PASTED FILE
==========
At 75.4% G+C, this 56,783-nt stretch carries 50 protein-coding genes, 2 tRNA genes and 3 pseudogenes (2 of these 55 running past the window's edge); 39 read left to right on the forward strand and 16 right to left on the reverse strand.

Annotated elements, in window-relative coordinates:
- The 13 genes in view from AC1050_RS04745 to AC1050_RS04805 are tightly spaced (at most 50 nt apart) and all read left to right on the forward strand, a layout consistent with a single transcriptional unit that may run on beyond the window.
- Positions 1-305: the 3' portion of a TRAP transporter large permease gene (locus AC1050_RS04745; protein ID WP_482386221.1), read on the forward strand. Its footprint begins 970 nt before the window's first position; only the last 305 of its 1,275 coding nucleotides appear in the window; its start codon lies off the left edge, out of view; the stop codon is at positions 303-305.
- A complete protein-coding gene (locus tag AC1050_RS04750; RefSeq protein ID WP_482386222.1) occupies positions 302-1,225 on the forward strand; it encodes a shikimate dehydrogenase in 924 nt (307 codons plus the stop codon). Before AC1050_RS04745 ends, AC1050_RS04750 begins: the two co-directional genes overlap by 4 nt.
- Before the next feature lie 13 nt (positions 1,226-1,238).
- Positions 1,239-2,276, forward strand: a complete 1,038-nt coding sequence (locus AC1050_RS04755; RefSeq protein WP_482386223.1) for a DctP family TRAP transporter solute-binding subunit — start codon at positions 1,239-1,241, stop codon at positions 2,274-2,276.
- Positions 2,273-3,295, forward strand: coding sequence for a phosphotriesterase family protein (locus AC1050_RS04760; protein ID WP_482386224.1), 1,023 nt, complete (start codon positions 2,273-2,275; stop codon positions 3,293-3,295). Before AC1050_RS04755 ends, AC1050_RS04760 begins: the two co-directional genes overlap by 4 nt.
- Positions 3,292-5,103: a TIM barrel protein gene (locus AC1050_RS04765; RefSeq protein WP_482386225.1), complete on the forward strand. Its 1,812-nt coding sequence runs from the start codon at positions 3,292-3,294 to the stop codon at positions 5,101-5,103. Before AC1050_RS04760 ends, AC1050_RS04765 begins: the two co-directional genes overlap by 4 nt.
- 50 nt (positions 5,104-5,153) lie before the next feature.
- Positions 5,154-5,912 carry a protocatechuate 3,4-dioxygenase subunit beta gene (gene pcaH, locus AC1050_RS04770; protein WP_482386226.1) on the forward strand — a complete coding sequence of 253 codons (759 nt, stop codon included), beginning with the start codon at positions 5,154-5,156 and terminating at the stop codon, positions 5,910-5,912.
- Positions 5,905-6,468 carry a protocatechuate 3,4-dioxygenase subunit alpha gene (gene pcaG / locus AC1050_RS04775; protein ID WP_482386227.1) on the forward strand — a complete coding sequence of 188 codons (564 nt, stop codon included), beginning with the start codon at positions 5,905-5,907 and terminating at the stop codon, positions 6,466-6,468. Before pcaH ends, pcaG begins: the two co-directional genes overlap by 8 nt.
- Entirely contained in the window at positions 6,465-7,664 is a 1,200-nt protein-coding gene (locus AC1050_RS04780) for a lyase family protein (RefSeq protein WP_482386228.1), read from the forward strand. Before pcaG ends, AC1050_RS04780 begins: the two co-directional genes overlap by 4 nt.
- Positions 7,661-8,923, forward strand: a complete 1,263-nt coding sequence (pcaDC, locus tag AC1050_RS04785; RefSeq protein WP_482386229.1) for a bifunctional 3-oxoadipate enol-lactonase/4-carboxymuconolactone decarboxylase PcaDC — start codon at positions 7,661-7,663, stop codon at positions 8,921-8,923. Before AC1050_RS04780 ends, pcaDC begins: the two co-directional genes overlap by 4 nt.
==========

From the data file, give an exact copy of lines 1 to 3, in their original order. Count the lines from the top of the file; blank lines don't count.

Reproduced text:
At 75.4% G+C, this 56,783-nt stretch carries 50 protein-coding genes, 2 tRNA genes and 3 pseudogenes (2 of these 55 running past the window's edge); 39 read left to right on the forward strand and 16 right to left on the reverse strand.

Annotated elements, in window-relative coordinates:
- The 13 genes in view from AC1050_RS04745 to AC1050_RS04805 are tightly spaced (at most 50 nt apart) and all read left to right on the forward strand, a layout consistent with a single transcriptional unit that may run on beyond the window.